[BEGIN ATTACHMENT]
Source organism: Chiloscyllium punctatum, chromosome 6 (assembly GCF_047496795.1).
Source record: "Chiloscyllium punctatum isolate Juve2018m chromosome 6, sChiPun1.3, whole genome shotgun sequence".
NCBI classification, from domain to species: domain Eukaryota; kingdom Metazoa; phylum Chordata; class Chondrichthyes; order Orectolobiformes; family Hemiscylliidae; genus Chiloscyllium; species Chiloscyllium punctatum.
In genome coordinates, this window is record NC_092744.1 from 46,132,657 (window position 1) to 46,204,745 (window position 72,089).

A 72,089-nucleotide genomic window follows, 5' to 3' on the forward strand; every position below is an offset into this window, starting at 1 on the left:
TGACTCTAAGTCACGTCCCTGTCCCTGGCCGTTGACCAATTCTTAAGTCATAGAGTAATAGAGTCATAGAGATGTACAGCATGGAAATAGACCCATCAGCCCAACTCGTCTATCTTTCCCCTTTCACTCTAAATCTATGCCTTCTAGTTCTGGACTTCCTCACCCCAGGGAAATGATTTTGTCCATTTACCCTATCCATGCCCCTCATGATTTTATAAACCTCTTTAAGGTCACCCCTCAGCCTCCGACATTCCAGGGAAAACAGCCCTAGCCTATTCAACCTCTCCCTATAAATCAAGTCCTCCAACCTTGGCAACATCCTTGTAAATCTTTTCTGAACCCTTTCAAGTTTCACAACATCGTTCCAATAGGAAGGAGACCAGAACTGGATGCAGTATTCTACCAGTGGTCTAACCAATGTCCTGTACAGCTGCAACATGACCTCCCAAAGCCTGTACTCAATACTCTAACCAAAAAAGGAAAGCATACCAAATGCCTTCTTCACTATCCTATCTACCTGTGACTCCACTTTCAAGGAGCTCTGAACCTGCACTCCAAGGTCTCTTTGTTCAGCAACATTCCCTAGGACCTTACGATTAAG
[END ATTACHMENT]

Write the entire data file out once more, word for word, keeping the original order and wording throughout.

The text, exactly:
Source organism: Chiloscyllium punctatum, chromosome 6 (assembly GCF_047496795.1).
Source record: "Chiloscyllium punctatum isolate Juve2018m chromosome 6, sChiPun1.3, whole genome shotgun sequence".
NCBI classification, from domain to species: domain Eukaryota; kingdom Metazoa; phylum Chordata; class Chondrichthyes; order Orectolobiformes; family Hemiscylliidae; genus Chiloscyllium; species Chiloscyllium punctatum.
In genome coordinates, this window is record NC_092744.1 from 46,132,657 (window position 1) to 46,204,745 (window position 72,089).

A 72,089-nucleotide genomic window follows, 5' to 3' on the forward strand; every position below is an offset into this window, starting at 1 on the left:
TGACTCTAAGTCACGTCCCTGTCCCTGGCCGTTGACCAATTCTTAAGTCATAGAGTAATAGAGTCATAGAGATGTACAGCATGGAAATAGACCCATCAGCCCAACTCGTCTATCTTTCCCCTTTCACTCTAAATCTATGCCTTCTAGTTCTGGACTTCCTCACCCCAGGGAAATGATTTTGTCCATTTACCCTATCCATGCCCCTCATGATTTTATAAACCTCTTTAAGGTCACCCCTCAGCCTCCGACATTCCAGGGAAAACAGCCCTAGCCTATTCAACCTCTCCCTATAAATCAAGTCCTCCAACCTTGGCAACATCCTTGTAAATCTTTTCTGAACCCTTTCAAGTTTCACAACATCGTTCCAATAGGAAGGAGACCAGAACTGGATGCAGTATTCTACCAGTGGTCTAACCAATGTCCTGTACAGCTGCAACATGACCTCCCAAAGCCTGTACTCAATACTCTAACCAAAAAAGGAAAGCATACCAAATGCCTTCTTCACTATCCTATCTACCTGTGACTCCACTTTCAAGGAGCTCTGAACCTGCACTCCAAGGTCTCTTTGTTCAGCAACATTCCCTAGGACCTTACGATTAAG